The simulation factory answers heavy equipment variability
System simulation for heavy equipment: The maturity age
System simulation appeared in the industrial world in the late 1980s using in-house codes that relied on C or Fortran languages. These codes were developed and maintained by researchers in universities or directly by industrial companies.
In the mid-1990s, the need for a simpler modeling approach increased with the understanding of system simulation power and effectiveness. This marks the birth of model authoring tools based on drag and drop like Simcenter Amesim software. Simcenter is a part of the Xcelerator portfolio, a comprehensive and integrated portfolio of software and services from Siemens Digital Industries Software. In the heavy equipment industry, Tamrok (now part of Sandvik Mining) was the first to use Simcenter Amesim to engineer its hydraulic hammer and drilling machines.
Heavy equipment suppliers and original equipment manufacturers (OEMs) understood the value of Simcenter Amesim and deployed it widely. Today, system simulation is an integral part of their process. In addition, pre- and postprocessing are tightly linked to other processes, methods and tools. System simulation value (frontloading, quick turnaround, design exploration, machine synthesis) has been demonstrated over time and is at its zenith. (From heavy equipment component design to system integration with Simcenter Amesim)
The other side of the coin is that since more and more system simulation analyses are required, the resources dedicated to running these analyses are under constant delivery pressure. Indeed, simulation engineers must deliver results for many different variants, through different projects, for different markets. On top of that, they need to gather data from many different stakeholders, suppliers and departments to feed into their models.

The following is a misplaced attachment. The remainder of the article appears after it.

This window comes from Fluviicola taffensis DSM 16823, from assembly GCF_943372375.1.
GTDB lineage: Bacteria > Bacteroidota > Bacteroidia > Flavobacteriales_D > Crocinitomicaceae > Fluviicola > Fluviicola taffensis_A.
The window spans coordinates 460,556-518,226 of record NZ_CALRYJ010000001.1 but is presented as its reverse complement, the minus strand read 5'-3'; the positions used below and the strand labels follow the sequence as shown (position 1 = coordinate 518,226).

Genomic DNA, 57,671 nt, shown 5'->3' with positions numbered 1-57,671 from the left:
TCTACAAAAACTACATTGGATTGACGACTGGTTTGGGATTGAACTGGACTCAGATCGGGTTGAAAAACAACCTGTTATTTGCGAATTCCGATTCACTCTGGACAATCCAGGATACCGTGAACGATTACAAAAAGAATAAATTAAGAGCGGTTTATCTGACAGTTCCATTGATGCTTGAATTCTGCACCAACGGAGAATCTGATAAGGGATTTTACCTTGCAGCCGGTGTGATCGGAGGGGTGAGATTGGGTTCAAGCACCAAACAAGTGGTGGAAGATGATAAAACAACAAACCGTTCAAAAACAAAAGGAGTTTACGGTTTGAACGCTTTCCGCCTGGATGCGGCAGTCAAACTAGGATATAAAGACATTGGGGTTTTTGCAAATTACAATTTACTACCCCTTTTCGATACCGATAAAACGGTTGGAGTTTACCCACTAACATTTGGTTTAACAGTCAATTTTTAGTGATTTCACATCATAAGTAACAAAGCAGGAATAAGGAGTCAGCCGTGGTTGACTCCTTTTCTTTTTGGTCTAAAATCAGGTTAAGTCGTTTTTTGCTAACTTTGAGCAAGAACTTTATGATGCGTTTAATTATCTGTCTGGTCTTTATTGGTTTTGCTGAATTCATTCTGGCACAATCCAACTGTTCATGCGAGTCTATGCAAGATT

This creates a bottleneck for the simulation engineers, particularly in the heavy equipment industry, where the number of product lines and variants are high.
Starting from this observation, there are two solutions. The first and most straightforward one is to increase the system simulation workforce. But we live in a budget constrained world and this may not always be possible for every company.
The other alternative is to make the models usable by people who are not system simulation engineers (for example, allowing other engineers to do engineering analyses). At Siemens Digital Industries Software, this concept has a name: the simulation factory.
The simulation factory: Enabling system simulation mass deployment
To describe the system simulation factory, let’s first make an analogy with an off-road vehicle factory. To build a vehicle, we need raw materials. These raw materials are processed using machine tooling and these machines are arranged around different product or assembly lines. Once the vehicle is built it is delivered to the different customers.
Now, let’s replace the off-road vehicle with a system simulation model:
The machine tooling becomes the solver of Simcenter Amesim and its eco-system (reduced order models methodology, co-simulation, scripts)
In the next section, a part of the simulation factory is demonstrated through an agricultural tractor simulator developed in Simcenter Amesim and explored in Simcenter System Analyst.
Managing the engineering complexity of a tractor with Simcenter System Analyst
Configurability is an important aspect of agricultural equipment. Tractor usage is quite versatile and usually performs a broad range of tasks such as trailing, loading, mowing, digging, seeding and tilling. As an example, in one year a tractor OEM received orders for 7,800 different tractor configurations from its customers (Source: Bloomberg). Managing these configurations, not only from a manufacturing perspective but also from a conception perspective, is critical.